Scientists find 'missing' 10 million years
7 May 2009
The disappearance of species 251 million years ago was a result of a major extinction event, not just a gap in the geological record, according to new research.
Graeme Taylor measuring a sample's orientation in Russia.
The findings, published April in Earth and Planetary Science Letters, show that rocks from Russia's Orenburg region are 10 million years younger than previously thought and put an end to an old controversy.
251 million years ago, nine in every ten species of marine animals died out during the Permian-Triassic event, the largest mass extinction in the Earth's history. The catastrophe was possibly caused by global warming, a meteorite impact, massive volcanic eruptions in the area known today as Siberian traps, or a combination of the above.
'The Permian-Triassic mass extinction is well documented in marine rocks,' says lead author Dr Graeme Taylor from the University of Plymouth. 'But if it was a truly global event, the extinctions must be proved on land too.'
The continental rocks of Orenburg, west of the Ural Mountains, are key to this problem due their rich fauna of early land vertebrate fossils, the tetrapods. However, there are not many of them and some sections in the area have no fossils at all. This causes a problem because without fossils, it's difficult to put an accurate date to the rocks.
Thanks to this uncertainty, it was 'suggested that ten million years worth of rock were missing in Russia and that the rocks present there were ten million years older than they actually are,' says Taylor. 'This would mean that the fossil disappearance in Russia would then pre-date that of everywhere else, seriously undermining the idea of a single mass extinction event.'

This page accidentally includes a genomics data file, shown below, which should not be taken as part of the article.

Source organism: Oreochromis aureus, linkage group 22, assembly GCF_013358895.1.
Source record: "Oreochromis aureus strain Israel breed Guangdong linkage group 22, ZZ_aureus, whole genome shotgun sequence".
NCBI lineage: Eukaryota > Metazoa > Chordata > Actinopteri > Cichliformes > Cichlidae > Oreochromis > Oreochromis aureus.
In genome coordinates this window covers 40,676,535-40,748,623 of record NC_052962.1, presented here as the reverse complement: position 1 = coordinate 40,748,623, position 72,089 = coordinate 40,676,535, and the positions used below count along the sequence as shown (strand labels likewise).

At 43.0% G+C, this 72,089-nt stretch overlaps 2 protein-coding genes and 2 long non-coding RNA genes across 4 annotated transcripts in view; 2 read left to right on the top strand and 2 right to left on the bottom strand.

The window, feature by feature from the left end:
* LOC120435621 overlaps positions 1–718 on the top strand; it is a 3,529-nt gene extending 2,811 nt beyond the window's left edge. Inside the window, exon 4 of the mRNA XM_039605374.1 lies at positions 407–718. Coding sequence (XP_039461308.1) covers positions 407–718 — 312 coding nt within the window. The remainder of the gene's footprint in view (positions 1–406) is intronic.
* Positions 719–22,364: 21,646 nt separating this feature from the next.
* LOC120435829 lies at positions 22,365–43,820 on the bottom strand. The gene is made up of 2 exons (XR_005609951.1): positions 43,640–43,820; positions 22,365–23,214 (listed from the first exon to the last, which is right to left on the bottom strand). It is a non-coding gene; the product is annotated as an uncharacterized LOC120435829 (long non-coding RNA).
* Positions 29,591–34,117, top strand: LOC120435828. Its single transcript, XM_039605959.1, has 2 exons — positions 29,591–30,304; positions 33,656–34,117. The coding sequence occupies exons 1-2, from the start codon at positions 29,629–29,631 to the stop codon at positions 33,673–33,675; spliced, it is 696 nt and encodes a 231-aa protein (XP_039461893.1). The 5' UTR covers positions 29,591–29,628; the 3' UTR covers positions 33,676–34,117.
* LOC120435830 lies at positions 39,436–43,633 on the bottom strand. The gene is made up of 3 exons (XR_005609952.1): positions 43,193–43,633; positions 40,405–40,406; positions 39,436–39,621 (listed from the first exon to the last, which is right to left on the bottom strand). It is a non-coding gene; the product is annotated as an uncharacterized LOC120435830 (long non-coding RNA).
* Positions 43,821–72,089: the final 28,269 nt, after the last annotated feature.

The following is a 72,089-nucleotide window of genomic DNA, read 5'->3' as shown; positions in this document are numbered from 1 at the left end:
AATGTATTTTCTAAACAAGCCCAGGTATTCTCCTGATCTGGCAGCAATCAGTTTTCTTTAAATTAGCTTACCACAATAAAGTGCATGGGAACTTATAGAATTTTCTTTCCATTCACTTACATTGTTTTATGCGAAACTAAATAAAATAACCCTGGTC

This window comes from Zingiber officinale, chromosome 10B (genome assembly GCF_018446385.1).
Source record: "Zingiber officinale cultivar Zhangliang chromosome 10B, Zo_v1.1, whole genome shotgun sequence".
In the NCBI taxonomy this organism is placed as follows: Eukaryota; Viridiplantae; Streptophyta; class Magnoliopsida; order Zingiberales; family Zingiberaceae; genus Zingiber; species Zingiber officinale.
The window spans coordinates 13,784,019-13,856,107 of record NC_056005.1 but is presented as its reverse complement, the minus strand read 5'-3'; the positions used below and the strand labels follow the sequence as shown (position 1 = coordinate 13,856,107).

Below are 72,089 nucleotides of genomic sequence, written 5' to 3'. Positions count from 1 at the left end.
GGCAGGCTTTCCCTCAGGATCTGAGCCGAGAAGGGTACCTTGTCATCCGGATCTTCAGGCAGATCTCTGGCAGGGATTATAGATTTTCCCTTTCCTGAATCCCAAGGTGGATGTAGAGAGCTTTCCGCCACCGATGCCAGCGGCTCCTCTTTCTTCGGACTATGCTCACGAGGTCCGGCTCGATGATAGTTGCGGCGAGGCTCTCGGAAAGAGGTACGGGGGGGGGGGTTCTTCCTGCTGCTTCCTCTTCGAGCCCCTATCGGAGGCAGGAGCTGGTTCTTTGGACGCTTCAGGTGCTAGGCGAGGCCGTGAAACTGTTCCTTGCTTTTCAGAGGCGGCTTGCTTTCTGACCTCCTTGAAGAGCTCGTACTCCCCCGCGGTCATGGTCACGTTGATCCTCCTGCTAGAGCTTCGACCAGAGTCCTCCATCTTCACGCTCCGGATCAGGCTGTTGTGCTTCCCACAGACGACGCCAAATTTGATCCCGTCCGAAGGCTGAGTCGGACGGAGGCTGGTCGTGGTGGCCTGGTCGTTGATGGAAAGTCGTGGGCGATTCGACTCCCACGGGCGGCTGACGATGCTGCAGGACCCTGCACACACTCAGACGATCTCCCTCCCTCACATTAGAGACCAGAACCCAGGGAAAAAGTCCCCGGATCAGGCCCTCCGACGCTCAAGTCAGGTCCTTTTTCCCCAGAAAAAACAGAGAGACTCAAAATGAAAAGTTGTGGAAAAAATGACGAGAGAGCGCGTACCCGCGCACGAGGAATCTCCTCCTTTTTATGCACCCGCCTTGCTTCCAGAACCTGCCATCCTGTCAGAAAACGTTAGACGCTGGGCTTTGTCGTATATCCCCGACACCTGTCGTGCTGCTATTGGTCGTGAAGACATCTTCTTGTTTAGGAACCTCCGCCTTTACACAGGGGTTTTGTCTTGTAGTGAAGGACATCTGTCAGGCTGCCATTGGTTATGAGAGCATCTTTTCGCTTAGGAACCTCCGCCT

Fortunately there are other methods to determine the age of rocks. One of them uses the Earth's magnetic polarity record. Strange as it may seem, the magnetic north that compasses point to is not always at the North Pole. Sometimes in the past it was actually at the South Pole. The reasons behind magnetic pole reversal are not exactly clear, but they are a common event in the Earth's history.
Every rock keeps a snapshot of the Earth's magnetic field at the time of its formation, stored in its iron-rich minerals. This is the same for all rocks throughout the world at any given time, because the magnetic field is constant. When the poles switch over from normal to reverse, all newly-formed rocks record this event.
After a few million years the result is a sequence of normal-reverse polarities recorded in a pile of rocks. Scientists keep this information in so-called magnetic columns that resemble very long barcodes with normal polarity painted black and reverse polarity coloured white. Because the length of normal and reverse periods is highly variable, every period in the history of the Earth can be identified by its unique sequence of black/white bars in the magnetic column.
The team collected samples from three main geological sections in the area and measured the magnetic field recorded by the rocks. The data was used to compile the polarity sequence for the area, which was then compared to the global magnetic column. Since the sequence and length of normal and reverse poles is unique, it is possible to assign a precise date to the rocks.
The data shows that 'there is in fact no Permian-Triassic gap. The record is complete and the mass extinction event is further strengthened as being a major turning point in the history of life on Earth and as the most catastrophic event to have, so far, affected our planet,' says Taylor.
Graeme K. Taylor, Christopher Tucker, Richard J. Twitchett, Timothy Kearsey, Michael J. Benton, Andrew J. Newell, Mikhail V. Surkov, Valentin P. Tverdokhlebov. 2009. Magnetostratigraphy of Permian/Triassic boundary sequences in the Cis-Urals, Russia: No evidence for a major temporal hiatus. Earth and Planetary Science Letters 281, 36-47. doi:10.1016/j.epsl.2009.02.002
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